What Is the Quality Inspection Method of Quantitative Ashless Filter Paper?
Filtration is the technique that is widely used to separate solids from liquids in the modern lab, by the casting of pouring a mixture onto a membrane, such as filter paper, allowing the liquid to go past and get the results with the collection of the solid parts.
In the process of filtration, the retention level is determined by many factors, such as the retention on the surface and the retention depth. The effects of inertia, electrostatic adsorption, and sedimentation can also work on retention as well. With filter papers which is simple to look at, and easy to use, the goal of filtration is to achieve the fastest velocity for the required retention level.
Looking back into the history of filter papers, we can find J.J. Berzelius (1779–1848), a Swedish chemist who invented the first real filter paper in the world. J.J. Berzelius was also the first chemist who completed the retention of precipitates by using pure wet-laid all-rag paper during the chemical analysis.
With Berzelius’s help, the filter papers began to be manufactured at the paper mill in Sweden around the year 1815. After few years, similar products could be found in other European countries. Since then, the development pattern for the filter paper became clear.
Quantitative filter paper
The pulp of quantitative filter paper is made after leaching with hydrochloric acid and hydrofluoric acid. The content of iron, aluminum, silicon, etc. in the paper is very low. The ash weight of filter paper after burning is less than 0.01 mg/sheet. The filtration speed of quantitative filter paper is divided into three types: fast, medium, and slow, which are marked on the filter carton with different colored paper tapes. The pore size of 80～120 microns is fast quantitative filter paper, 1～3 microns slow speed and 30-50 microns belong to medium speed.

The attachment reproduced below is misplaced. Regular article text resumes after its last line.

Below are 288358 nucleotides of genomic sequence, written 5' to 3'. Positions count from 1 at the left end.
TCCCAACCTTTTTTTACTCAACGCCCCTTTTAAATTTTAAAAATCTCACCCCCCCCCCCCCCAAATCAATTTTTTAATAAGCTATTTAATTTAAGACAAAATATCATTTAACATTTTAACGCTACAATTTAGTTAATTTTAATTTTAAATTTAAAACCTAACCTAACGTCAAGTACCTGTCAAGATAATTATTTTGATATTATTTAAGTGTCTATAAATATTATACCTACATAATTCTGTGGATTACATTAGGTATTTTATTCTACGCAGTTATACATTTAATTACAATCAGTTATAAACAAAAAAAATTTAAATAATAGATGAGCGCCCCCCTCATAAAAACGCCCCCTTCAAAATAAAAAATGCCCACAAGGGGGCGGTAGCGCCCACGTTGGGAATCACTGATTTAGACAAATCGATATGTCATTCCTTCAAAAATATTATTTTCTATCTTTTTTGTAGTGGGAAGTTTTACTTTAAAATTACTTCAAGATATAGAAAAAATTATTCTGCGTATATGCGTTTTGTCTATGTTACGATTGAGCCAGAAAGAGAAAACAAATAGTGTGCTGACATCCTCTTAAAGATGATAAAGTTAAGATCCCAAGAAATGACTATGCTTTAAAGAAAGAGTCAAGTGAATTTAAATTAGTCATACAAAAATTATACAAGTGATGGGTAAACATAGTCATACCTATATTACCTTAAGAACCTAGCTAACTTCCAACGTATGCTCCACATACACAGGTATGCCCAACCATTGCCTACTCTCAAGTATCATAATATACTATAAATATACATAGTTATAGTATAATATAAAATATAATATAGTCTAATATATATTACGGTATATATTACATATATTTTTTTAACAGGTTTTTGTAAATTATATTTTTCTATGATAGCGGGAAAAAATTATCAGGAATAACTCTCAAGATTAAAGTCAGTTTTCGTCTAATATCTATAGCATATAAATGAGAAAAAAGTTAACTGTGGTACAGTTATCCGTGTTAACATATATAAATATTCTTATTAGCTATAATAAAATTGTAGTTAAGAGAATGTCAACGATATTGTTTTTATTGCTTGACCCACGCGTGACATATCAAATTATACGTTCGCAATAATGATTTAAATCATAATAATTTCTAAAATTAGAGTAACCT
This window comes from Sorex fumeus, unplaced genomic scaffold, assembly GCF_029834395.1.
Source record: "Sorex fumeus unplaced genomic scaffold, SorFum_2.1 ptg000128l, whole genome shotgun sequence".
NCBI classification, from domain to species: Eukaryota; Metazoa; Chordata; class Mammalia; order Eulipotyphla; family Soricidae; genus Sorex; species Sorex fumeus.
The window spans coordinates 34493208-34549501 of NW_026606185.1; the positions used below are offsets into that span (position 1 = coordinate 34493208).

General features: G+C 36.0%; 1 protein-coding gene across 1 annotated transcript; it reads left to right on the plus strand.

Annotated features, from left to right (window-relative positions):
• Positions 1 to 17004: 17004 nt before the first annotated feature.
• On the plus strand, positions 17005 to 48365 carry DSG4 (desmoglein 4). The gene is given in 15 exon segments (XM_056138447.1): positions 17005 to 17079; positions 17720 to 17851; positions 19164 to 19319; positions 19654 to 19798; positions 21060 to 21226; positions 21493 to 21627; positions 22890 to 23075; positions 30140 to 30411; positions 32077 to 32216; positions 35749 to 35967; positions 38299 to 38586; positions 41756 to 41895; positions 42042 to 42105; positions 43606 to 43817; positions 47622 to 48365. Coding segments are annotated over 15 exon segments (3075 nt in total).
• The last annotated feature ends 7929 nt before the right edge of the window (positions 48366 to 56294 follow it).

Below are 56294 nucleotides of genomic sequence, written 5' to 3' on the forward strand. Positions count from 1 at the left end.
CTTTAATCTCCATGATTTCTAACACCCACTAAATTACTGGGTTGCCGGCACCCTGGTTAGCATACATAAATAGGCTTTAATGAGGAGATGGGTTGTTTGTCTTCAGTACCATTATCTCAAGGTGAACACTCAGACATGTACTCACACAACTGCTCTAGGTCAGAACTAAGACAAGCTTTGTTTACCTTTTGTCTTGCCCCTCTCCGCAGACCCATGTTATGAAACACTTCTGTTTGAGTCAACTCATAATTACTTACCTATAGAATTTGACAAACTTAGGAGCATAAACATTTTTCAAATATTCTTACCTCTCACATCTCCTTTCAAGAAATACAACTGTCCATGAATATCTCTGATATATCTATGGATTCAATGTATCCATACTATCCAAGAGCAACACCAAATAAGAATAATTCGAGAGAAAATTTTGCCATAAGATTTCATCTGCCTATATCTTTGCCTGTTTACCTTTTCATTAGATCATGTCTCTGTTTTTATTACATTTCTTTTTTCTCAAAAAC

Ashless filter paper
Ashless filter paper (quantitative analysis filter paper) is a kind of quantitative filter paper. After the quantitative filter paper is burned, the filter paper with an ash content of less than 0.0001g becomes an ashless filter paper, suitable for quantitative analysis in chemical analysis. The basis weight is 80g/m2. According to different filtration speeds, it can also be divided into different specifications of fast, medium, and slow speed.
Quality inspection method of quantitative ashless filter paper is as follows:
Ash test: Accurately weigh 10 pieces of ashless filter paper, take two of them torn into pieces, and places them in two accurately weighed platinum crucibles, and heat them with warm fire in a high-temperature furnace, and then add high temperature. After cooling, the crucible is cooled to room temperature in a desiccator and weighed. The average weight of the ash content of each filter paper can be obtained by subtraction.
Barium sulfate retention test: Heat 20 ml of sulfuric acid to boiling, slowly drip 20 ml of barium chloride solution with a certain equivalent concentration at a rate of 1 ml/sec and continue heating after dripping. After 30 seconds, filter the mixture with filter paper and observe whether the filtrate has white precipitates, which indicates whether the filter paper can retain barium sulfoate.
Starch test: If starch is present in the starch test filter paper, it cannot be used for carbohydrate analysis. The method to test the presence or absence of starch in the filter paper is: tear the filter paper, azeotrope it with distilled water, and drop it into 0.01N dilute iodine solution. If it appears blue, it means that there is starch.
Test of iron in filter paper: Add a drop of paper ammonium solution on the filter paper, and then add a drop of hydrochloric acid. If there is no iron, there will be no brown spots.